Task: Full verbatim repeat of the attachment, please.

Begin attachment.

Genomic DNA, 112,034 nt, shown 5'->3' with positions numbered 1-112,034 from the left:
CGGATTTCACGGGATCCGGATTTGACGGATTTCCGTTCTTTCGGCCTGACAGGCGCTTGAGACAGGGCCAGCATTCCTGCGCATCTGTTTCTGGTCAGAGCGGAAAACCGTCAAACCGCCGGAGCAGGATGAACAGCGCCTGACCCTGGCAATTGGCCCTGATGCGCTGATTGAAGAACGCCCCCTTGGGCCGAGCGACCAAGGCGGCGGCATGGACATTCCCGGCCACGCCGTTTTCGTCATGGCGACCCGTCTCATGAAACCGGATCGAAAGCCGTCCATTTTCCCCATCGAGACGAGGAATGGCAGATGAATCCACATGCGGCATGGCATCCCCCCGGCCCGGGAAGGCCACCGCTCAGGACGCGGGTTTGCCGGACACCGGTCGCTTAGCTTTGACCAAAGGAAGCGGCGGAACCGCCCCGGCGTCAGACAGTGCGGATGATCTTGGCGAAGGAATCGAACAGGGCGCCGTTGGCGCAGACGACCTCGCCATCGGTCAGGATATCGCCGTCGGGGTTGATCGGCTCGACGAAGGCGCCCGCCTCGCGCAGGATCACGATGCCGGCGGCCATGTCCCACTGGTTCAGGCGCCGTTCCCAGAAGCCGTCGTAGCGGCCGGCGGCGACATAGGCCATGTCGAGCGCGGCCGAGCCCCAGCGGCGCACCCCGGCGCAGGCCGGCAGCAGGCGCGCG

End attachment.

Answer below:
Genomic DNA, 112,034 nt, shown 5'->3' with positions numbered 1-112,034 from the left:
CGGATTTCACGGGATCCGGATTTGACGGATTTCCGTTCTTTCGGCCTGACAGGCGCTTGAGACAGGGCCAGCATTCCTGCGCATCTGTTTCTGGTCAGAGCGGAAAACCGTCAAACCGCCGGAGCAGGATGAACAGCGCCTGACCCTGGCAATTGGCCCTGATGCGCTGATTGAAGAACGCCCCCTTGGGCCGAGCGACCAAGGCGGCGGCATGGACATTCCCGGCCACGCCGTTTTCGTCATGGCGACCCGTCTCATGAAACCGGATCGAAAGCCGTCCATTTTCCCCATCGAGACGAGGAATGGCAGATGAATCCACATGCGGCATGGCATCCCCCCGGCCCGGGAAGGCCACCGCTCAGGACGCGGGTTTGCCGGACACCGGTCGCTTAGCTTTGACCAAAGGAAGCGGCGGAACCGCCCCGGCGTCAGACAGTGCGGATGATCTTGGCGAAGGAATCGAACAGGGCGCCGTTGGCGCAGACGACCTCGCCATCGGTCAGGATATCGCCGTCGGGGTTGATCGGCTCGACGAAGGCGCCCGCCTCGCGCAGGATCACGATGCCGGCGGCCATGTCCCACTGGTTCAGGCGCCGTTCCCAGAAGCCGTCGTAGCGGCCGGCGGCGACATAGGCCATGTCGAGCGCGGCCGAGCCCCAGCGGCGCACCCCGGCGCAGGCCGGCAGCAGGCGCGCG